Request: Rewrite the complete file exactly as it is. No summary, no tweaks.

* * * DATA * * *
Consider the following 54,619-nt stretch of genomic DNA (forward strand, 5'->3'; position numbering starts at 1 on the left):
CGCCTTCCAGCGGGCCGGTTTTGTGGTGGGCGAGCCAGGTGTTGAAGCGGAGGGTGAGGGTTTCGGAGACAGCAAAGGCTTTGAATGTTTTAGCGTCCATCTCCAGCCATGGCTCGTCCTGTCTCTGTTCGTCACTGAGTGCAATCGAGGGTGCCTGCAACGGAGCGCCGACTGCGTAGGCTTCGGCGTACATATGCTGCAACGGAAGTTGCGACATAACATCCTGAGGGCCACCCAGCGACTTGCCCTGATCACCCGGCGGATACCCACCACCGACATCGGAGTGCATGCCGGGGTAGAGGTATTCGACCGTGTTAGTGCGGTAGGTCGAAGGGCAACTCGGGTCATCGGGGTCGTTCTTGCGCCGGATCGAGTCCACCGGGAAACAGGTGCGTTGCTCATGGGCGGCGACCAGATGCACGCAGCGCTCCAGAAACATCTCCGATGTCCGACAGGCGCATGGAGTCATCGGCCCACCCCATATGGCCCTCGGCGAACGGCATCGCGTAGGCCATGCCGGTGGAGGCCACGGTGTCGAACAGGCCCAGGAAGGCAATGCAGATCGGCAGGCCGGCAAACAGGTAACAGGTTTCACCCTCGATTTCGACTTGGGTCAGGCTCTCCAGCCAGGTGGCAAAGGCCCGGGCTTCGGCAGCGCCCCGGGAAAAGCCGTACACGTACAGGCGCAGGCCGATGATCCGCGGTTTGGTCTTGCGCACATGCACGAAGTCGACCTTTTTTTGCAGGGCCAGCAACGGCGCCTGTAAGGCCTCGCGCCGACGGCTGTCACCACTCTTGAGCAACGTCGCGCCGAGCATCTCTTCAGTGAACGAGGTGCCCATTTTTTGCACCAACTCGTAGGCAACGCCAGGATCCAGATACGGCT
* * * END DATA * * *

Consider the following 54,619-nt stretch of genomic DNA (forward strand, 5'->3'; position numbering starts at 1 on the left):
CGCCTTCCAGCGGGCCGGTTTTGTGGTGGGCGAGCCAGGTGTTGAAGCGGAGGGTGAGGGTTTCGGAGACAGCAAAGGCTTTGAATGTTTTAGCGTCCATCTCCAGCCATGGCTCGTCCTGTCTCTGTTCGTCACTGAGTGCAATCGAGGGTGCCTGCAACGGAGCGCCGACTGCGTAGGCTTCGGCGTACATATGCTGCAACGGAAGTTGCGACATAACATCCTGAGGGCCACCCAGCGACTTGCCCTGATCACCCGGCGGATACCCACCACCGACATCGGAGTGCATGCCGGGGTAGAGGTATTCGACCGTGTTAGTGCGGTAGGTCGAAGGGCAACTCGGGTCATCGGGGTCGTTCTTGCGCCGGATCGAGTCCACCGGGAAACAGGTGCGTTGCTCATGGGCGGCGACCAGATGCACGCAGCGCTCCAGAAACATCTCCGATGTCCGACAGGCGCATGGAGTCATCGGCCCACCCCATATGGCCCTCGGCGAACGGCATCGCGTAGGCCATGCCGGTGGAGGCCACGGTGTCGAACAGGCCCAGGAAGGCAATGCAGATCGGCAGGCCGGCAAACAGGTAACAGGTTTCACCCTCGATTTCGACTTGGGTCAGGCTCTCCAGCCAGGTGGCAAAGGCCCGGGCTTCGGCAGCGCCCCGGGAAAAGCCGTACACGTACAGGCGCAGGCCGATGATCCGCGGTTTGGTCTTGCGCACATGCACGAAGTCGACCTTTTTTTGCAGGGCCAGCAACGGCGCCTGTAAGGCCTCGCGCCGACGGCTGTCACCACTCTTGAGCAACGTCGCGCCGAGCATCTCTTCAGTGAACGAGGTGCCCATTTTTTGCACCAACTCGTAGGCAACGCCAGGATCCAGATACGGCT